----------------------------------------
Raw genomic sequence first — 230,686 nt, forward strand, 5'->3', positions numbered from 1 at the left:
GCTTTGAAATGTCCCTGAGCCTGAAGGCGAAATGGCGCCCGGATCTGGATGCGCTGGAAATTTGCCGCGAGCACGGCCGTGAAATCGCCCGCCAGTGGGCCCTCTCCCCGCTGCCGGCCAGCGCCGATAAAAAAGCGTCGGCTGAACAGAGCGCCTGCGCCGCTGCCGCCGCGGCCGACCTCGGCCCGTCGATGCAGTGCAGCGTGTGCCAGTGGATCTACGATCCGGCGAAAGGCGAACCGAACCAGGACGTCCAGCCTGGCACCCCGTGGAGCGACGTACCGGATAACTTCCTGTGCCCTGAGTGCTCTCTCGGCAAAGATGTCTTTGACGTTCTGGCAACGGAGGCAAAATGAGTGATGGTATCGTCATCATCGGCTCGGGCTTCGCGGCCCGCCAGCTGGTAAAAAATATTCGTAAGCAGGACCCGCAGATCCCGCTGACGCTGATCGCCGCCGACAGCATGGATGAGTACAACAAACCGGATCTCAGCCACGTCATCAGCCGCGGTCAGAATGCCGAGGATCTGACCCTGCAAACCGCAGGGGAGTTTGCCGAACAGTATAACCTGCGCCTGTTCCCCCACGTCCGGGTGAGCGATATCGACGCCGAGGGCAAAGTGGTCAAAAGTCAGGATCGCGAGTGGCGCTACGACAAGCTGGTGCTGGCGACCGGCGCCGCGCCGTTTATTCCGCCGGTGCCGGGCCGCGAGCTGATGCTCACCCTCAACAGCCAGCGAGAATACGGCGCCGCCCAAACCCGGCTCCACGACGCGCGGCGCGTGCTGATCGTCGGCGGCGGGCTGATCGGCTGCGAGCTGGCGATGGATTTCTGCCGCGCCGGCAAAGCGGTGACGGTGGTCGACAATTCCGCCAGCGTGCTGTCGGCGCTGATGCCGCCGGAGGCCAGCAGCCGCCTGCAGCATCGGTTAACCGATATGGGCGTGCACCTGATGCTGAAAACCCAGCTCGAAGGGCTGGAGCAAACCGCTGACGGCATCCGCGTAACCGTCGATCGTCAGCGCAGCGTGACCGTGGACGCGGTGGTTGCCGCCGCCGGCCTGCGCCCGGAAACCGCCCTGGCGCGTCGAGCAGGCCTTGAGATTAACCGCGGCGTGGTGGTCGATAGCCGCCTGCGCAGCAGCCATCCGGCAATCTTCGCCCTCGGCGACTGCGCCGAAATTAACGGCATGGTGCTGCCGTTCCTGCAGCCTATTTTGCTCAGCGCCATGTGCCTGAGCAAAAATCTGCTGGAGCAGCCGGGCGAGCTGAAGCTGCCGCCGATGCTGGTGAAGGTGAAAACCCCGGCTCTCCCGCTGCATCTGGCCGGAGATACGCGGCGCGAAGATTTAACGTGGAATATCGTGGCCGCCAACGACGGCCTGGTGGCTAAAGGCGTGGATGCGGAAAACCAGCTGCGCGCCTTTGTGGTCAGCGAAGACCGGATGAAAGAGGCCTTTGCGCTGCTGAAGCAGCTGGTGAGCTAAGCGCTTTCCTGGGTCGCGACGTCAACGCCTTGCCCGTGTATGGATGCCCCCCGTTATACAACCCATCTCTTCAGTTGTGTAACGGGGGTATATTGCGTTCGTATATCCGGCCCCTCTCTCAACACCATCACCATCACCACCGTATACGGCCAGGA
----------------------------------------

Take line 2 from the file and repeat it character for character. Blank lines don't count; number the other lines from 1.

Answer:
GCTTTGAAATGTCCCTGAGCCTGAAGGCGAAATGGCGCCCGGATCTGGATGCGCTGGAAATTTGCCGCGAGCACGGCCGTGAAATCGCCCGCCAGTGGGCCCTCTCCCCGCTGCCGGCCAGCGCCGATAAAAAAGCGTCGGCTGAACAGAGCGCCTGCGCCGCTGCCGCCGCGGCCGACCTCGGCCCGTCGATGCAGTGCAGCGTGTGCCAGTGGATCTACGATCCGGCGAAAGGCGAACCGAACCAGGACGTCCAGCCTGGCACCCCGTGGAGCGACGTACCGGATAACTTCCTGTGCCCTGAGTGCTCTCTCGGCAAAGATGTCTTTGACGTTCTGGCAACGGAGGCAAAATGAGTGATGGTATCGTCATCATCGGCTCGGGCTTCGCGGCCCGCCAGCTGGTAAAAAATATTCGTAAGCAGGACCCGCAGATCCCGCTGACGCTGATCGCCGCCGACAGCATGGATGAGTACAACAAACCGGATCTCAGCCACGTCATCAGCCGCGGTCAGAATGCCGAGGATCTGACCCTGCAAACCGCAGGGGAGTTTGCCGAACAGTATAACCTGCGCCTGTTCCCCCACGTCCGGGTGAGCGATATCGACGCCGAGGGCAAAGTGGTCAAAAGTCAGGATCGCGAGTGGCGCTACGACAAGCTGGTGCTGGCGACCGGCGCCGCGCCGTTTATTCCGCCGGTGCCGGGCCGCGAGCTGATGCTCACCCTCAACAGCCAGCGAGAATACGGCGCCGCCCAAACCCGGCTCCACGACGCGCGGCGCGTGCTGATCGTCGGCGGCGGGCTGATCGGCTGCGAGCTGGCGATGGATTTCTGCCGCGCCGGCAAAGCGGTGACGGTGGTCGACAATTCCGCCAGCGTGCTGTCGGCGCTGATGCCGCCGGAGGCCAGCAGCCGCCTGCAGCATCGGTTAACCGATATGGGCGTGCACCTGATGCTGAAAACCCAGCTCGAAGGGCTGGAGCAAACCGCTGACGGCATCCGCGTAACCGTCGATCGTCAGCGCAGCGTGACCGTGGACGCGGTGGTTGCCGCCGCCGGCCTGCGCCCGGAAACCGCCCTGGCGCGTCGAGCAGGCCTTGAGATTAACCGCGGCGTGGTGGTCGATAGCCGCCTGCGCAGCAGCCATCCGGCAATCTTCGCCCTCGGCGACTGCGCCGAAATTAACGGCATGGTGCTGCCGTTCCTGCAGCCTATTTTGCTCAGCGCCATGTGCCTGAGCAAAAATCTGCTGGAGCAGCCGGGCGAGCTGAAGCTGCCGCCGATGCTGGTGAAGGTGAAAACCCCGGCTCTCCCGCTGCATCTGGCCGGAGATACGCGGCGCGAAGATTTAACGTGGAATATCGTGGCCGCCAACGACGGCCTGGTGGCTAAAGGCGTGGATGCGGAAAACCAGCTGCGCGCCTTTGTGGTCAGCGAAGACCGGATGAAAGAGGCCTTTGCGCTGCTGAAGCAGCTGGTGAGCTAAGCGCTTTCCTGGGTCGCGACGTCAACGCCTTGCCCGTGTATGGATGCCCCCCGTTATACAACCCATCTCTTCAGTTGTGTAACGGGGGTATATTGCGTTCGTATATCCGGCCCCTCTCTCAACACCATCACCATCACCACCGTATACGGCCAGGA